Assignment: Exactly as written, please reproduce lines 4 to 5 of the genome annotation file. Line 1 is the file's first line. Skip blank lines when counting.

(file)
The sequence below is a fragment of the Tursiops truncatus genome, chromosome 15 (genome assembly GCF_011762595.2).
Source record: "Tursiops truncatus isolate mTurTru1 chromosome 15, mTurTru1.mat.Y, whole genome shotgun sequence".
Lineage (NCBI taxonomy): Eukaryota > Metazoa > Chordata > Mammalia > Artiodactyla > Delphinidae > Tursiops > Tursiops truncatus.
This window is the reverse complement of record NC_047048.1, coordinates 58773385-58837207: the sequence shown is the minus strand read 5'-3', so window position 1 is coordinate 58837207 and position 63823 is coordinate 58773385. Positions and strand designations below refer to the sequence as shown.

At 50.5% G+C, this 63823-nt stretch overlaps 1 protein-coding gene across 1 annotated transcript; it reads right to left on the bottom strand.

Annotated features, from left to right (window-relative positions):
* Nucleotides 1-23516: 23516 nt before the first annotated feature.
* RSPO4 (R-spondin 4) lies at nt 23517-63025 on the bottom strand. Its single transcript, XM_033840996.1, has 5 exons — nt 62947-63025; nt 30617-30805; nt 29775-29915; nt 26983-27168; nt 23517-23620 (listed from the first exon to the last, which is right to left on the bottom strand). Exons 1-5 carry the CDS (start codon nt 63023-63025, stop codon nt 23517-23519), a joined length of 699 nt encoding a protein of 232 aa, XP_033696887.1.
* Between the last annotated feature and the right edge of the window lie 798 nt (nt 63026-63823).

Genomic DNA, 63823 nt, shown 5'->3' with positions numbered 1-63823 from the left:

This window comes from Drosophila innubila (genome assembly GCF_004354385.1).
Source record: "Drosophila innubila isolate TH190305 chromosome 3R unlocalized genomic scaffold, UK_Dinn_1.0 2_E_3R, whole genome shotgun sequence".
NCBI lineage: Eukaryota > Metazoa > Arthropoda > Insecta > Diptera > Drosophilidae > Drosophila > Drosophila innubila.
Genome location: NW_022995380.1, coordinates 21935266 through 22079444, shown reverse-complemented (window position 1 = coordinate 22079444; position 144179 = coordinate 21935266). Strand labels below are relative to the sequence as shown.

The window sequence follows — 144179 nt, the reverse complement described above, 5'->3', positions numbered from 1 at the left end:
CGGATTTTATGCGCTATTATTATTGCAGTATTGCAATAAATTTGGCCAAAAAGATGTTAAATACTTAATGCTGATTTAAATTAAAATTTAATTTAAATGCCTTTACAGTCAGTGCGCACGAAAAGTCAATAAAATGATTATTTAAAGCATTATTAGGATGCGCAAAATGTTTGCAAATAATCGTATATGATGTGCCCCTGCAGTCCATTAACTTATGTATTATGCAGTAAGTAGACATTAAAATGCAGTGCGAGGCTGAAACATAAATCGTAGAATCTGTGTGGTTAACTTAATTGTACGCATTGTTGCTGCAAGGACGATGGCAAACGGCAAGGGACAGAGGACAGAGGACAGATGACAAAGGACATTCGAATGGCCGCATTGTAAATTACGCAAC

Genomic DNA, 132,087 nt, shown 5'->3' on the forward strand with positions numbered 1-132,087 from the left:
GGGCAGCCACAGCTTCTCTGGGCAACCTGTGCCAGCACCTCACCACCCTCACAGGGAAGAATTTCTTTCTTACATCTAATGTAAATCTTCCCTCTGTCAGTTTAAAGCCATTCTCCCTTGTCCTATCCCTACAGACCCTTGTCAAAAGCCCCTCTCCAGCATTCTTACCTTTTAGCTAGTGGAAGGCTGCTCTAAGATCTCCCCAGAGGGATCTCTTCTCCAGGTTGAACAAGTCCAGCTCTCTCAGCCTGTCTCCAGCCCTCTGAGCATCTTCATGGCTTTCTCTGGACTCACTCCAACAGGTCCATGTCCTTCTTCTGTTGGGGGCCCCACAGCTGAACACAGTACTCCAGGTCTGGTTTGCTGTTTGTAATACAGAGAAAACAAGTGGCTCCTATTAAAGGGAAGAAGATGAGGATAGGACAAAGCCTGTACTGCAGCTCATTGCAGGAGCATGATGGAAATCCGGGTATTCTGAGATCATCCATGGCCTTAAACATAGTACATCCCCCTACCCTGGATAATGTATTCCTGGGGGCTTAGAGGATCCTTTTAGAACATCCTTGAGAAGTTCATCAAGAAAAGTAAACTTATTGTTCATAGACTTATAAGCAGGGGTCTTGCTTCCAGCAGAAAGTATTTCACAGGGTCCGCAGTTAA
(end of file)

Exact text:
This window is the reverse complement of record NC_047048.1, coordinates 58773385-58837207: the sequence shown is the minus strand read 5'-3', so window position 1 is coordinate 58837207 and position 63823 is coordinate 58773385. Positions and strand designations below refer to the sequence as shown.

At 50.5% G+C, this 63823-nt stretch overlaps 1 protein-coding gene across 1 annotated transcript; it reads right to left on the bottom strand.